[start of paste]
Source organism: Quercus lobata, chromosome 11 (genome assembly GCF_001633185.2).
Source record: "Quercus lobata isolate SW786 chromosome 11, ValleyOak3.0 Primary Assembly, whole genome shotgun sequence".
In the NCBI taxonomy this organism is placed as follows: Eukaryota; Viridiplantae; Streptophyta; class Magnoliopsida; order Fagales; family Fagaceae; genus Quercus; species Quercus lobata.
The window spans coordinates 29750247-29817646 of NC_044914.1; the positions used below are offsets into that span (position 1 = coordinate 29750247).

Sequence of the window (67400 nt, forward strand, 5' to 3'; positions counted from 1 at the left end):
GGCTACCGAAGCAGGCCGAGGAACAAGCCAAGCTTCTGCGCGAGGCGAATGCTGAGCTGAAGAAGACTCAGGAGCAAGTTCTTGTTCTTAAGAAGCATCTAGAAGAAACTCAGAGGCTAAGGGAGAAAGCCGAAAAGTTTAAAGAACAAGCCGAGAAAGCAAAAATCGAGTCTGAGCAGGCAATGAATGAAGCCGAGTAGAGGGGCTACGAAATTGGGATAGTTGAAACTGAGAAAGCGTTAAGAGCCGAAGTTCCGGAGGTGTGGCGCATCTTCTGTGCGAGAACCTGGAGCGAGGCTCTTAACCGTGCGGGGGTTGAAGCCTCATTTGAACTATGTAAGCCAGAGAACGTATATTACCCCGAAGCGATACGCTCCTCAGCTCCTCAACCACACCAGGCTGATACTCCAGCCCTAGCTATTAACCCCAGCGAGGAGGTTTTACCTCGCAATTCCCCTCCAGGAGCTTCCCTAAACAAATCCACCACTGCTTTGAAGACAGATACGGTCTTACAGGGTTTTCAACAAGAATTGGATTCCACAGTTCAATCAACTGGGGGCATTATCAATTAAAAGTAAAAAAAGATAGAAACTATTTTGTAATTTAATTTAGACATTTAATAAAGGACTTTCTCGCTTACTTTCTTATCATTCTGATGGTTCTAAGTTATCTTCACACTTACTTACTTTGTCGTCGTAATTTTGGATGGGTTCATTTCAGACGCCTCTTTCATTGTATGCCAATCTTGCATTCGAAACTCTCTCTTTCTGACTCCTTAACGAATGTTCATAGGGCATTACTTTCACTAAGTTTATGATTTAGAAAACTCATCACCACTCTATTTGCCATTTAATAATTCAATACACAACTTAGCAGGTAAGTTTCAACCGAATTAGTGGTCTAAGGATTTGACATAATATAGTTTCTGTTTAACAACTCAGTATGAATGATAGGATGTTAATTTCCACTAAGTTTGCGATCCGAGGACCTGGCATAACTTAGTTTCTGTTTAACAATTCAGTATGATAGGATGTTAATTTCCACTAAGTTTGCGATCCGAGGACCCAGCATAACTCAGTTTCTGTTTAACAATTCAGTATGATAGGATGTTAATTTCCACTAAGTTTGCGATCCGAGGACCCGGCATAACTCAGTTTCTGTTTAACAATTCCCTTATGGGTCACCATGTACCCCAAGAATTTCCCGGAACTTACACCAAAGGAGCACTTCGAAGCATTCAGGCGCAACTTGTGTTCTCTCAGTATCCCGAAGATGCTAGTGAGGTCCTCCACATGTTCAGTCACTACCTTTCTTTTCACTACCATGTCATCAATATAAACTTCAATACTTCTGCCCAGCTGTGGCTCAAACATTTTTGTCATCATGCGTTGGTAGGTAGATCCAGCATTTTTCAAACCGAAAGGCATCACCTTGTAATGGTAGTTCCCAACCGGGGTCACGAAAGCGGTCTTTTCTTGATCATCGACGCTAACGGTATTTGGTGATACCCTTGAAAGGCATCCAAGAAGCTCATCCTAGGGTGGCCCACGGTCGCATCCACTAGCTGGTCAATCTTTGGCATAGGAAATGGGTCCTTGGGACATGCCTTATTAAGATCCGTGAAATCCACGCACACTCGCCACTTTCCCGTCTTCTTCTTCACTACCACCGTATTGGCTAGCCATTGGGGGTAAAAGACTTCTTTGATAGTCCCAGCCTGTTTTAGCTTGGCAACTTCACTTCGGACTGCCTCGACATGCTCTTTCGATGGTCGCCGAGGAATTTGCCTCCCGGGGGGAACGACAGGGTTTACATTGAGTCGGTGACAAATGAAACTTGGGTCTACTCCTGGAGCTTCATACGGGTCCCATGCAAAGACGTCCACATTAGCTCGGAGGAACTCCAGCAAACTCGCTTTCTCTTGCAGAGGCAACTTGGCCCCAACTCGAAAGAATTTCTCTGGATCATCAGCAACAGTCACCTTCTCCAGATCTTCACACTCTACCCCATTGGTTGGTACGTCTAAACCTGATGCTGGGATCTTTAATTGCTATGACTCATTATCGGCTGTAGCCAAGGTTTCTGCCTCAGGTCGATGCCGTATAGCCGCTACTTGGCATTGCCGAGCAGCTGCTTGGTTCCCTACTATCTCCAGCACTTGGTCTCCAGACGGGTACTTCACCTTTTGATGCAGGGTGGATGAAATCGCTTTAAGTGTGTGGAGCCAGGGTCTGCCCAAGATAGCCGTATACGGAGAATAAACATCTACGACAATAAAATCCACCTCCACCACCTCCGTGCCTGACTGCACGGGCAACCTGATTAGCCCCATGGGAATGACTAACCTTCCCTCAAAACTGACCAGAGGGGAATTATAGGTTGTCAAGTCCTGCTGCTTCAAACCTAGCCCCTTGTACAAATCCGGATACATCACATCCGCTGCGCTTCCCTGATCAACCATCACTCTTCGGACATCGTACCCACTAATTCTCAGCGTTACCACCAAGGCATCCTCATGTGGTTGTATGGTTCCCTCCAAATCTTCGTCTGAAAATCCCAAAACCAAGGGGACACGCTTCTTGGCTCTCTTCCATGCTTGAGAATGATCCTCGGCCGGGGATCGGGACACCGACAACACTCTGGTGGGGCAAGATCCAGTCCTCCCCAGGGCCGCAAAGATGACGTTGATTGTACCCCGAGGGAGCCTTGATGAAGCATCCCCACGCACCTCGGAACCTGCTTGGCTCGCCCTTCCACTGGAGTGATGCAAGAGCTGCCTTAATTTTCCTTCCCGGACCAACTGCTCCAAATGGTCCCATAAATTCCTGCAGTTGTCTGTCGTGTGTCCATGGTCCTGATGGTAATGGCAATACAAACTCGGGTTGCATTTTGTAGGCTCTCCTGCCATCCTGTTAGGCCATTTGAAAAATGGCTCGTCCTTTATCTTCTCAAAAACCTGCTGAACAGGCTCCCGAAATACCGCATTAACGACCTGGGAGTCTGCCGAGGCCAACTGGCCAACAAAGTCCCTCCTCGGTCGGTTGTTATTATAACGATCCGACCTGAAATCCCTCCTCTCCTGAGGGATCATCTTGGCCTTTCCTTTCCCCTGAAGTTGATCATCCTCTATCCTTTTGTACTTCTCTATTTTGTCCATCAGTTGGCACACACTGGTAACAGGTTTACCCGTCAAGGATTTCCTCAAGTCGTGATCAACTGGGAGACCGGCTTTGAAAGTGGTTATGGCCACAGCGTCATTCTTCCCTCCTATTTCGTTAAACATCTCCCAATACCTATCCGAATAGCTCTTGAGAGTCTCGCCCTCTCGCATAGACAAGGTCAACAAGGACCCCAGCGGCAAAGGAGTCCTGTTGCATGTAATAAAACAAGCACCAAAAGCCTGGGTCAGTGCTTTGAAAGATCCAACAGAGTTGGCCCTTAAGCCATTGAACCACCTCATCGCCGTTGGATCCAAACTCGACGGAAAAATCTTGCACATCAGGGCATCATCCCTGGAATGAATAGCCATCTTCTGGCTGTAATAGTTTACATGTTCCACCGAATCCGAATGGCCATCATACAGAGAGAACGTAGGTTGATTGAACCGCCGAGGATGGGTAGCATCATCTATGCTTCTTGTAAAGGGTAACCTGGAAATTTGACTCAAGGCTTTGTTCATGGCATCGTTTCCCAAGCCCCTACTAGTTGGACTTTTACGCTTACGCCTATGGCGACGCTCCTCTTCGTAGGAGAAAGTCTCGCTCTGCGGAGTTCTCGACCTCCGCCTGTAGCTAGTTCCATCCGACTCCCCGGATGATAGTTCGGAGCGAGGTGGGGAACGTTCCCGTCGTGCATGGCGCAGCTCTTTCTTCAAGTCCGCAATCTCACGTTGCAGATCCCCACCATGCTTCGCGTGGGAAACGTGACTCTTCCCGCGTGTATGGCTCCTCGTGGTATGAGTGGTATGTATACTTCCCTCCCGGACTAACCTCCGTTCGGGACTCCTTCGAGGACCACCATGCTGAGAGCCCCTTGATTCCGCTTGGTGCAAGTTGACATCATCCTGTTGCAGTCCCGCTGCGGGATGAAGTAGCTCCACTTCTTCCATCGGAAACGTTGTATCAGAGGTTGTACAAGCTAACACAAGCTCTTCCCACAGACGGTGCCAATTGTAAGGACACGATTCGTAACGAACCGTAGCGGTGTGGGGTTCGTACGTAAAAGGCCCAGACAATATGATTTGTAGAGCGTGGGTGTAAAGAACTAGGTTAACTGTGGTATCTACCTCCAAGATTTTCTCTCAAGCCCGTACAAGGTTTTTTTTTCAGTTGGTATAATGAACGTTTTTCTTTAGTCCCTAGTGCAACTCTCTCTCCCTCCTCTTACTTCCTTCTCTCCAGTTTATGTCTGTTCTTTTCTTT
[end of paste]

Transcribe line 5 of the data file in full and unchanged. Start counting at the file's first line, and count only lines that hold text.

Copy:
Sequence of the window (67400 nt, forward strand, 5' to 3'; positions counted from 1 at the left end):